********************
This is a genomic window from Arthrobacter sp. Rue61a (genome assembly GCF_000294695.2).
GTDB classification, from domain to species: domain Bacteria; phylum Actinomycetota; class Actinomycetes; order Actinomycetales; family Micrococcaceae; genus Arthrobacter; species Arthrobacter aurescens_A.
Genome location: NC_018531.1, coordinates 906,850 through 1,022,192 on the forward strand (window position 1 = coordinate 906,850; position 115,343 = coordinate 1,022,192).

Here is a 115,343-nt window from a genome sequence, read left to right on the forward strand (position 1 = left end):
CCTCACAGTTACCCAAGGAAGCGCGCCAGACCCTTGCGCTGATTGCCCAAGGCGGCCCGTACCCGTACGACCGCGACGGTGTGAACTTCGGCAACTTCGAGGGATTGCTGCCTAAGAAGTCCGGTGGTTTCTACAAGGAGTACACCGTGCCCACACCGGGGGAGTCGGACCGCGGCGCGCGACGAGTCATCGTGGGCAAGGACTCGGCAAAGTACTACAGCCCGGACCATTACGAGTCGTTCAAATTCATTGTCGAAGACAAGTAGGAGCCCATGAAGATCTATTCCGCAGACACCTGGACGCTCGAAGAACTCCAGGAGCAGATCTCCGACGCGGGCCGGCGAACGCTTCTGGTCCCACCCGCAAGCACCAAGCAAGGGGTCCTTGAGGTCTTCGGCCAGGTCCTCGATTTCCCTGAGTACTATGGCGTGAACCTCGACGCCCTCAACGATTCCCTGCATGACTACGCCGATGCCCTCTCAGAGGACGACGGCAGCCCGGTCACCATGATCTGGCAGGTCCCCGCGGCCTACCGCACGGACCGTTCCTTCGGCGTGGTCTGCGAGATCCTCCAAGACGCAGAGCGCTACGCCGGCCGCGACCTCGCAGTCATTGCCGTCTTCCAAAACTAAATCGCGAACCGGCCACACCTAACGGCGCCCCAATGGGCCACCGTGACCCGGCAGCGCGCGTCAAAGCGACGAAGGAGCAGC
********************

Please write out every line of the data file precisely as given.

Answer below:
This is a genomic window from Arthrobacter sp. Rue61a (genome assembly GCF_000294695.2).
GTDB classification, from domain to species: domain Bacteria; phylum Actinomycetota; class Actinomycetes; order Actinomycetales; family Micrococcaceae; genus Arthrobacter; species Arthrobacter aurescens_A.
Genome location: NC_018531.1, coordinates 906,850 through 1,022,192 on the forward strand (window position 1 = coordinate 906,850; position 115,343 = coordinate 1,022,192).

Here is a 115,343-nt window from a genome sequence, read left to right on the forward strand (position 1 = left end):
CCTCACAGTTACCCAAGGAAGCGCGCCAGACCCTTGCGCTGATTGCCCAAGGCGGCCCGTACCCGTACGACCGCGACGGTGTGAACTTCGGCAACTTCGAGGGATTGCTGCCTAAGAAGTCCGGTGGTTTCTACAAGGAGTACACCGTGCCCACACCGGGGGAGTCGGACCGCGGCGCGCGACGAGTCATCGTGGGCAAGGACTCGGCAAAGTACTACAGCCCGGACCATTACGAGTCGTTCAAATTCATTGTCGAAGACAAGTAGGAGCCCATGAAGATCTATTCCGCAGACACCTGGACGCTCGAAGAACTCCAGGAGCAGATCTCCGACGCGGGCCGGCGAACGCTTCTGGTCCCACCCGCAAGCACCAAGCAAGGGGTCCTTGAGGTCTTCGGCCAGGTCCTCGATTTCCCTGAGTACTATGGCGTGAACCTCGACGCCCTCAACGATTCCCTGCATGACTACGCCGATGCCCTCTCAGAGGACGACGGCAGCCCGGTCACCATGATCTGGCAGGTCCCCGCGGCCTACCGCACGGACCGTTCCTTCGGCGTGGTCTGCGAGATCCTCCAAGACGCAGAGCGCTACGCCGGCCGCGACCTCGCAGTCATTGCCGTCTTCCAAAACTAAATCGCGAACCGGCCACACCTAACGGCGCCCCAATGGGCCACCGTGACCCGGCAGCGCGCGTCAAAGCGACGAAGGAGCAGC